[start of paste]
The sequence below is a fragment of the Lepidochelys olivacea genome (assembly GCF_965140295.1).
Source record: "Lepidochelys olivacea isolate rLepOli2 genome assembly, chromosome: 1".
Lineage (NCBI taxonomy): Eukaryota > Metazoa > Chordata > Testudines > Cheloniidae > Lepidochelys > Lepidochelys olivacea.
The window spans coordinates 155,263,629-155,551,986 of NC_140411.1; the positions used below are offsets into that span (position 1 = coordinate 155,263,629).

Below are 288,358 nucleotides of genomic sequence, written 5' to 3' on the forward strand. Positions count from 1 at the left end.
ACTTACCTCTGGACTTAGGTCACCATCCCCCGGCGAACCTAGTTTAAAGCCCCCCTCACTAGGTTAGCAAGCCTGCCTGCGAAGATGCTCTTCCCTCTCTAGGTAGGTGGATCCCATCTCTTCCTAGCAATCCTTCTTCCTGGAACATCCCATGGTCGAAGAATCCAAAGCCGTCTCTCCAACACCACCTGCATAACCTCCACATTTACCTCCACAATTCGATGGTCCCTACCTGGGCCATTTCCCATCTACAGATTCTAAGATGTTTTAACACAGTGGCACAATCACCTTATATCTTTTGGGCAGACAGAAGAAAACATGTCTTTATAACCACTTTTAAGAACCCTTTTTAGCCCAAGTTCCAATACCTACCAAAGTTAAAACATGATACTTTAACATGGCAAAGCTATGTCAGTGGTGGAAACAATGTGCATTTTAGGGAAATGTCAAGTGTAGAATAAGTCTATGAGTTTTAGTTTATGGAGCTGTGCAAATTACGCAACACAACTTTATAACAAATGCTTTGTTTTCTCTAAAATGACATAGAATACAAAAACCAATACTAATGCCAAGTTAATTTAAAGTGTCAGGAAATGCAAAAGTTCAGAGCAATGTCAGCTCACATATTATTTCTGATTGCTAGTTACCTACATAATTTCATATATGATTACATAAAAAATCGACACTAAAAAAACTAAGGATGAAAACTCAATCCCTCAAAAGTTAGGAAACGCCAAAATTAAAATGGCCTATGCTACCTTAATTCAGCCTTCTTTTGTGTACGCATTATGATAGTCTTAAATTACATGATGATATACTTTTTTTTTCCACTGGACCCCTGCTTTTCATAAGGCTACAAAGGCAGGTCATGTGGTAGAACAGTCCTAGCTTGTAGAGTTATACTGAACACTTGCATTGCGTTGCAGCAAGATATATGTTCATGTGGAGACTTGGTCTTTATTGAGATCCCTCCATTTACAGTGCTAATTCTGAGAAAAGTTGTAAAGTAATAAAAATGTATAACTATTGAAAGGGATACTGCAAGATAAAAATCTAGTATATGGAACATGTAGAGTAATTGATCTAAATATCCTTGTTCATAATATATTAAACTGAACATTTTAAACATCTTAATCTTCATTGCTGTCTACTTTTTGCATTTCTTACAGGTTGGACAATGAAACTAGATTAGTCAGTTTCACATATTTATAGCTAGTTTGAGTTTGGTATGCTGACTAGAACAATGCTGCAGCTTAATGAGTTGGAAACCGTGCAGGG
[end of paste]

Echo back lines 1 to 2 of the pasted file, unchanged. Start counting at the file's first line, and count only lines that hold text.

The sequence below is a fragment of the Lepidochelys olivacea genome (assembly GCF_965140295.1).
Source record: "Lepidochelys olivacea isolate rLepOli2 genome assembly, chromosome: 1".